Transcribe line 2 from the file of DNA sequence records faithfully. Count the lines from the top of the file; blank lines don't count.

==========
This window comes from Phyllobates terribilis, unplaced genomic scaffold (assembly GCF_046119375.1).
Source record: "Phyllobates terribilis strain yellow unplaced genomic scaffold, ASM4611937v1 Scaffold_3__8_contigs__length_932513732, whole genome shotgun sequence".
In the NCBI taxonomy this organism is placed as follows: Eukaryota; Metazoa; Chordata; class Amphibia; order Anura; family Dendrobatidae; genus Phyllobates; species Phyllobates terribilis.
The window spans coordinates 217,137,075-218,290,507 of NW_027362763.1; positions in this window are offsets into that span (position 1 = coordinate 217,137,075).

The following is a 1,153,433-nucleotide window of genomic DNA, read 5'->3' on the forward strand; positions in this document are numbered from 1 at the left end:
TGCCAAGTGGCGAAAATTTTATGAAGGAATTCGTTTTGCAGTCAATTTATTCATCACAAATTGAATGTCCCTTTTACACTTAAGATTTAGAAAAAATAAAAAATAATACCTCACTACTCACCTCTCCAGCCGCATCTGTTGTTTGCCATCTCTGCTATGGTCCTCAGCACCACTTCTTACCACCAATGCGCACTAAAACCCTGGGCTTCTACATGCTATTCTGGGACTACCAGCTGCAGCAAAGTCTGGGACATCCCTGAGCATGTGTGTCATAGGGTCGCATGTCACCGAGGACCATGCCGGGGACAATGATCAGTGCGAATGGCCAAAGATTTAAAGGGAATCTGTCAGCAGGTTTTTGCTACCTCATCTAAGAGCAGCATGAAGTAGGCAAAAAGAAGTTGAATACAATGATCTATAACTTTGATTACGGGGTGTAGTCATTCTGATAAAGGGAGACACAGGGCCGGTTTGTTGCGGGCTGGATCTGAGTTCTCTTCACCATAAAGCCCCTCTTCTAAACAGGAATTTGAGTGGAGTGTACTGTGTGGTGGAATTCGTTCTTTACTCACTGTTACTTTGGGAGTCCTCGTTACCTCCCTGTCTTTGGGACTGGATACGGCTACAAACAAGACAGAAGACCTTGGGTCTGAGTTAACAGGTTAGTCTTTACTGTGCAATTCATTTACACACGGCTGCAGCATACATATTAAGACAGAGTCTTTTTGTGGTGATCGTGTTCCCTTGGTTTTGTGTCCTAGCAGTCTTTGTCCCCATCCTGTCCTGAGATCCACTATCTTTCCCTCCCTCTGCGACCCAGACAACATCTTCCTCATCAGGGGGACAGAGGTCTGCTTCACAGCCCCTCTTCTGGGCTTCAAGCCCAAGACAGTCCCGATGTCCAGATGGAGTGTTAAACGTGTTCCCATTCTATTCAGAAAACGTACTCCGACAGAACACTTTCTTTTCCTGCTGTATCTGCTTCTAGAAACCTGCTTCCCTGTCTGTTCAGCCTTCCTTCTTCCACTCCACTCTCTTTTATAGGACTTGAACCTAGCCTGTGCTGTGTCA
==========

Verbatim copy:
Source record: "Phyllobates terribilis strain yellow unplaced genomic scaffold, ASM4611937v1 Scaffold_3__8_contigs__length_932513732, whole genome shotgun sequence".